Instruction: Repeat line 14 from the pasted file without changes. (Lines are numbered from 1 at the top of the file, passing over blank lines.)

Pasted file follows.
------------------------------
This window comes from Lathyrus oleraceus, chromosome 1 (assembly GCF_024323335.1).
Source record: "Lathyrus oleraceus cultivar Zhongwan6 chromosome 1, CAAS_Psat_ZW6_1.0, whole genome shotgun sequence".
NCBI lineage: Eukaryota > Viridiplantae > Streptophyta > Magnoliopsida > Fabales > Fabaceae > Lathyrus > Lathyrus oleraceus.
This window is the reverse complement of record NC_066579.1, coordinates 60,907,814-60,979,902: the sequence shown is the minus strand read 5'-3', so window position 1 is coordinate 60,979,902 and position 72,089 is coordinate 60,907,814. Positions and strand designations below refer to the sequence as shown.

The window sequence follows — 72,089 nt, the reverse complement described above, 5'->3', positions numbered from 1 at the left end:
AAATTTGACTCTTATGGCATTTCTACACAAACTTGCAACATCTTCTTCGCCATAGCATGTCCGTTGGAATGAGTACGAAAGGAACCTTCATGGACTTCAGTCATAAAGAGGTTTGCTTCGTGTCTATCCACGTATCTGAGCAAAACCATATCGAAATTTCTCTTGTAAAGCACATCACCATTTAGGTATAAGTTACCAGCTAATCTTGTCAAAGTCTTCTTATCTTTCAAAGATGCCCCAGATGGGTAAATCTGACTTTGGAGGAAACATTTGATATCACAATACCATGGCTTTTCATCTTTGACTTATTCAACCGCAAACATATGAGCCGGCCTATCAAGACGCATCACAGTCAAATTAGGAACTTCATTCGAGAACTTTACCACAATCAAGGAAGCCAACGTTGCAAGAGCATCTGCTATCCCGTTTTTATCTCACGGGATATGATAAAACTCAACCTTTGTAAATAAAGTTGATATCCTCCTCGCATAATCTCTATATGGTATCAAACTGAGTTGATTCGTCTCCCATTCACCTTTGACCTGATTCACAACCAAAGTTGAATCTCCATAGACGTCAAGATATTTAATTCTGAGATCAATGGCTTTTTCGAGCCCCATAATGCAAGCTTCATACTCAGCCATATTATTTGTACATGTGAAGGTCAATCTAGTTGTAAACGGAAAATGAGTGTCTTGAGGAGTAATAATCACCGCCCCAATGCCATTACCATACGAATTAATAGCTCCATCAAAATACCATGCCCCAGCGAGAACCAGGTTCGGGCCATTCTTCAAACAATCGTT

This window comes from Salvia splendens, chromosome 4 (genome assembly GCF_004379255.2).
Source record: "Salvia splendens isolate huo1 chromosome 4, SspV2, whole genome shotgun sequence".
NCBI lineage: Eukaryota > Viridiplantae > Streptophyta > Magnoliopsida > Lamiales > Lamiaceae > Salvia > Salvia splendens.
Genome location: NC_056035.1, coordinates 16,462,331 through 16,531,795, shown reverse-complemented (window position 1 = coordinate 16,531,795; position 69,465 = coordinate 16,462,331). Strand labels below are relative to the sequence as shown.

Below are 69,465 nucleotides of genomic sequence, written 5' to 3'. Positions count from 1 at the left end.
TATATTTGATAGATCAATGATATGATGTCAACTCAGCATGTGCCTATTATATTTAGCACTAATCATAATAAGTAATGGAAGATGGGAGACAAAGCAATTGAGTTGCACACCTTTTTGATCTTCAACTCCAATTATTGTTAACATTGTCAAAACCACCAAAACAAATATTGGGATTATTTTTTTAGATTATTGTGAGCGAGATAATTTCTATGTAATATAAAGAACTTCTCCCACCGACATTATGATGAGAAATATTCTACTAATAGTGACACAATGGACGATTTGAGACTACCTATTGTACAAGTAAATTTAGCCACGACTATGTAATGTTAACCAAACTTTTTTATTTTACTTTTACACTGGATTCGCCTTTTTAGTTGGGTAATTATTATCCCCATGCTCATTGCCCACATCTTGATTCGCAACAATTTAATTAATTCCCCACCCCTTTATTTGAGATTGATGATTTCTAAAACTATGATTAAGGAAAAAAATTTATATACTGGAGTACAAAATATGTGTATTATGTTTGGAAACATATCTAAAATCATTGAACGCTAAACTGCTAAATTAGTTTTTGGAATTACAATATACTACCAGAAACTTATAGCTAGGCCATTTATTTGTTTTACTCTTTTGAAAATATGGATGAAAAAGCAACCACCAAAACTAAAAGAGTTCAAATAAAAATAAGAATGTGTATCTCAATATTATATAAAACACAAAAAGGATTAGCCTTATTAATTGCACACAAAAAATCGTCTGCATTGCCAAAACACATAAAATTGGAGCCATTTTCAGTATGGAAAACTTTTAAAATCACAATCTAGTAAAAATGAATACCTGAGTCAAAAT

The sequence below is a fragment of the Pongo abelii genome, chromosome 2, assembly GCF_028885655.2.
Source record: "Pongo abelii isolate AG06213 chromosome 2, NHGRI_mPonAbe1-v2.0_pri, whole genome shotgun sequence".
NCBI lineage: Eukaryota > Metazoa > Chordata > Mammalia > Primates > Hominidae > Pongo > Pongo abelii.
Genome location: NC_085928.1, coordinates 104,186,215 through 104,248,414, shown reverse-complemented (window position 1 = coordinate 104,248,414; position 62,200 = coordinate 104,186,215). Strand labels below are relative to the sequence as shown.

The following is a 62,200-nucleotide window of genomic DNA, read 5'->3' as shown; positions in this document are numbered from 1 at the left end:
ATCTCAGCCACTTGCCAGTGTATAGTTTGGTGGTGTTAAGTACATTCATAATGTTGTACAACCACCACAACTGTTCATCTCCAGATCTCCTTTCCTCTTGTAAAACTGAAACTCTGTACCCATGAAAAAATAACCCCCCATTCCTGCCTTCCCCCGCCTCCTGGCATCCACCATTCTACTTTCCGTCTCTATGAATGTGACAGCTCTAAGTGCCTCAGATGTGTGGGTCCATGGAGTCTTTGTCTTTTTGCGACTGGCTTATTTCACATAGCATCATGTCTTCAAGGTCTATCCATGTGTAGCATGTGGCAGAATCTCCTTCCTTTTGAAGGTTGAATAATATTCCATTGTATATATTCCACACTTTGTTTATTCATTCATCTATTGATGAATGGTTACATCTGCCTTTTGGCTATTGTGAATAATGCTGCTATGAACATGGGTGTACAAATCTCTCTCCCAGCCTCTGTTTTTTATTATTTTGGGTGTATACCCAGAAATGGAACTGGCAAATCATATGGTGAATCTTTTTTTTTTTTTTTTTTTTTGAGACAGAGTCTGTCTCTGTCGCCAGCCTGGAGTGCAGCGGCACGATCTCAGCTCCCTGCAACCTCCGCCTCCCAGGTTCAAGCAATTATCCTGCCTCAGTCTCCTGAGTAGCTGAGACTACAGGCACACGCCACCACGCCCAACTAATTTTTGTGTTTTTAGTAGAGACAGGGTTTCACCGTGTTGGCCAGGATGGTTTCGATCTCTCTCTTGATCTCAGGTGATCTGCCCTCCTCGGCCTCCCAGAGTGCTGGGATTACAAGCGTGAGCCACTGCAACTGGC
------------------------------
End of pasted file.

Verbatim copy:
Source record: "Pongo abelii isolate AG06213 chromosome 2, NHGRI_mPonAbe1-v2.0_pri, whole genome shotgun sequence".